If you’re home from work and champing at the bit to do something, planting some bulbs now for summer blossoms might be just your ticket. I recently got some calla lilies and sword lilies and planted them in pots.
Calla lilies (Zantedeschia aethiopica) come in various colors and sizes. The blossoms are hard to describe: They are often called trumpet shaped, but they aren’t really. Each is an asymmetrical trumpet called a spadix with a yellow spathe inside. The spathe is a narrow, pointed protrusion made of tiny flowers. You’ve seen a spathe if you’ve looked inside a Jack-in-the-pulpit.
Grocery stores often sell pots of short callas with pink blossoms, or taller white ones. These beauties are not true lilies at all, but members of the Arum family which includes Jack-in-the-Pulpit, skunk cabbage and the house plants Dieffenbachia and Philodendron.
Calla lilies are perennial in warm climates, but, like dahlias and gladiolas, must be dug and brought inside before the winter here. They are relatively inexpensive. I paid $12.99 for 3 big rhizomes (a bulb-like modified stem) at Gardeners Supply (www.gardeners.com). Now is the time to start some calla rhizomes indoors.
The calla rhizomes I planted were, at first, mysterious. Unlike daffodils or tulips, there was no obvious top or bottom. No pointy end to go up. But I did a little research and found that the smooth, rounded side goes down and the gnarly side (covered with little bumps and protrusions) goes up. They should be planted 3 to 5 inches deep, and given a square foot of soil surface for three bulbs.
I planted three calla lily bulbs in an 11-inch pot, which is a little crowded according to the recommendation on the package. Others I planted solo in 6-inch pots. In either case, it’s important to have good deep pots full of rich potting mix. I had saved plenty of last year’s potting soil at the end of the season, and I mixed it with equal quantities of composted cow manure and added a tablespoon of organic fertilizer. Later I will occasionally add some fish and seaweed fertilizer to the water I give my calla lilies.
Everything I read indicates that calla lilies like rich soil and plenty of moisture. That contradicts what I have seen: in Portugal I saw wild calla lilies growing in dry places with poor soil — including right alongside railroad tracks. What is certain is that they do best with plenty of sunshine, six hours or more per day.
One of my favorite summer bulb plants is called a variety of common names: peacock orchid, sword lily or fragrant gladiolus (even though this plant is not an orchid, a lily or a gladiolus). That’s why I like Latin names. If you ask for Acidanthera murielae, plant-knowledgeable people around the world will know what you mean. But for now, I’ll refer to it as sword lily.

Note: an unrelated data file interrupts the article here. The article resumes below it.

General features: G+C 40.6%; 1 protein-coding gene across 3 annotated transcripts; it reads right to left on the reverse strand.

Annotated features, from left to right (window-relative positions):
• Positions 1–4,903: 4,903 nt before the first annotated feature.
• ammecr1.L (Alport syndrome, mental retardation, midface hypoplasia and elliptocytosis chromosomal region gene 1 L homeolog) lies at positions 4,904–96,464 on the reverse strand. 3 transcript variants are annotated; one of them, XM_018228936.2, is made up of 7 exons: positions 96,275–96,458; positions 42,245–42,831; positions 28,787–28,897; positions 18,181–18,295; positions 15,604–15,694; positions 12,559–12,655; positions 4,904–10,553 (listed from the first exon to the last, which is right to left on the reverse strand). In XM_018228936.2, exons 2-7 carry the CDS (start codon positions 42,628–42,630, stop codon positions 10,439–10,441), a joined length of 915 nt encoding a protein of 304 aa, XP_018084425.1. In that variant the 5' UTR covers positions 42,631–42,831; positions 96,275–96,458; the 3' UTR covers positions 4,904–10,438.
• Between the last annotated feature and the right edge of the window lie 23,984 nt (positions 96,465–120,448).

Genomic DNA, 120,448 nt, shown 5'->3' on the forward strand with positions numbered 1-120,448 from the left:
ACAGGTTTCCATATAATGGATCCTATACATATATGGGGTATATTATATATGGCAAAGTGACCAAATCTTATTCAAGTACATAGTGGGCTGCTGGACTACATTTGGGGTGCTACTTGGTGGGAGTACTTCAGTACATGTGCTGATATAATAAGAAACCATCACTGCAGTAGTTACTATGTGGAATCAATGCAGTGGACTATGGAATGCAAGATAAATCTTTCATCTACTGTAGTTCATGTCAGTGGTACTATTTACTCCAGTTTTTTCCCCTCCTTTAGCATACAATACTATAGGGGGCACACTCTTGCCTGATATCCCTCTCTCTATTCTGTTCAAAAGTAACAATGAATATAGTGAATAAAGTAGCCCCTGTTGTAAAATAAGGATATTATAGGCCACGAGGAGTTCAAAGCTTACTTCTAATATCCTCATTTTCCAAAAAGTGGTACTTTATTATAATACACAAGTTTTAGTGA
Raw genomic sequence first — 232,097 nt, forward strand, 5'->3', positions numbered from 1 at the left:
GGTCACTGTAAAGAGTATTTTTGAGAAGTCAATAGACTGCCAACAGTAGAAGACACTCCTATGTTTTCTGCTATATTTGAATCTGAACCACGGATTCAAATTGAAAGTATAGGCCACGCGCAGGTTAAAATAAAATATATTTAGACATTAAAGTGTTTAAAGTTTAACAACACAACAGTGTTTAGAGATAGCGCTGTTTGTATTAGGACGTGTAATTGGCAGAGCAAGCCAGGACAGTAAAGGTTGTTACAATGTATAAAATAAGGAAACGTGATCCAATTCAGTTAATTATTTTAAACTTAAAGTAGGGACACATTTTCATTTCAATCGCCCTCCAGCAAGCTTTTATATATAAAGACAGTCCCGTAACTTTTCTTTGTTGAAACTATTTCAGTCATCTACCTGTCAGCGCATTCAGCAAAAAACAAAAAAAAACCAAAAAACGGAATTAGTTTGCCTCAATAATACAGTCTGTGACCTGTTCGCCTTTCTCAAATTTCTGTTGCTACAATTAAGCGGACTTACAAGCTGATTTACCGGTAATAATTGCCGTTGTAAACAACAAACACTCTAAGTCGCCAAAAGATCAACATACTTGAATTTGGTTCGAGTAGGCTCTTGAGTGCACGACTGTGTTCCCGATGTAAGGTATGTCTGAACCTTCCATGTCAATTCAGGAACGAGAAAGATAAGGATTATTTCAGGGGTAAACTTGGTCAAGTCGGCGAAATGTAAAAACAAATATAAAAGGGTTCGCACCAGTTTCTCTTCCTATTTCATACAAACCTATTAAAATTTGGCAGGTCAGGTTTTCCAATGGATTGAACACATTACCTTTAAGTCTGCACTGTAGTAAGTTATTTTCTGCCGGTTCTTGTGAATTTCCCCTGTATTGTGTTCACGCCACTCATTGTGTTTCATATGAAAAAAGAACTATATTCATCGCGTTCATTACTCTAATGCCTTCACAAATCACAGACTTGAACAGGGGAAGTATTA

The sword lily has long, narrow leaves — like swords — that stand 18 inches or more tall. The blossoms are white with deep purple markings in the center of the six-petaled flower, along with a little yellow at the very center. You get two or three blossoms per stem, and they are enticingly fragrant, particularly in the evening.
Like the calla lily, sword lilies are tropical so we can grow them here, but they won’t overwinter outdoors. But the corms (bulbs) will survive in a 60-degree location all winter, and you can re-plant them next year. I have planted them in the ground, but favor them in pots because they are so fragrant, they are wonderful on the deck.
According to the directions, you can plant a dozen bulbs in a square foot of soil. So I planted a dozen in a 12-inch pot, each bulb 3 to 4 inches deep. You can plant them directly in the soil, of course, but I like starting them early for a mid-summer bloom instead of a fall bloom.
Other summer bulbs include gladiolous, crocosmia, ranunculus and best of all, elephant ear. Those are all delightful plants, each with its own requirements and benefits. All need plenty of su,n and to be brought inside before winter.
But in the space remaining, let me say that in Cameroon, West Africa where I spent nearly four years as a young man with the Peace Corps, elephant ear was a food staple. There it was called cocoyam, and it was the corm, or bulb, that was boiled, pounded and served as a main dish with a spicy sauce and perhaps a little meat.
Elephant ear leaves get huge — 3 feet long and half as wide. The leaves are also edible, and substituted for the nonexisting Tupperware container in Cameroon. Just wrap your lunch in a leaf, tie it up and go off to the fields. They produce no noticeable flower.
Because of my long association with elephant ear, I often grow it. It likes full sun and wet soil, or at least moist soil. I have grown it in the ground, but mostly grow it in a pot. I have had one all winter, indoors. I had cut it back in the fall, and thought it might stay dormant, but it has been growing in a west-facing window, though the leaves are very small now. You can order corms and plant them now. Each bulb can weigh a pound or more.
So if you are suffering from cabin fever, get some summer-blooming bulbs, a bag of potting soil, and get going. It’ll give you something to look forward to.
You may reach Henry Homeyer by e-mail at email@example.com. He is a UNH Master Gardener and the author of four gardening books.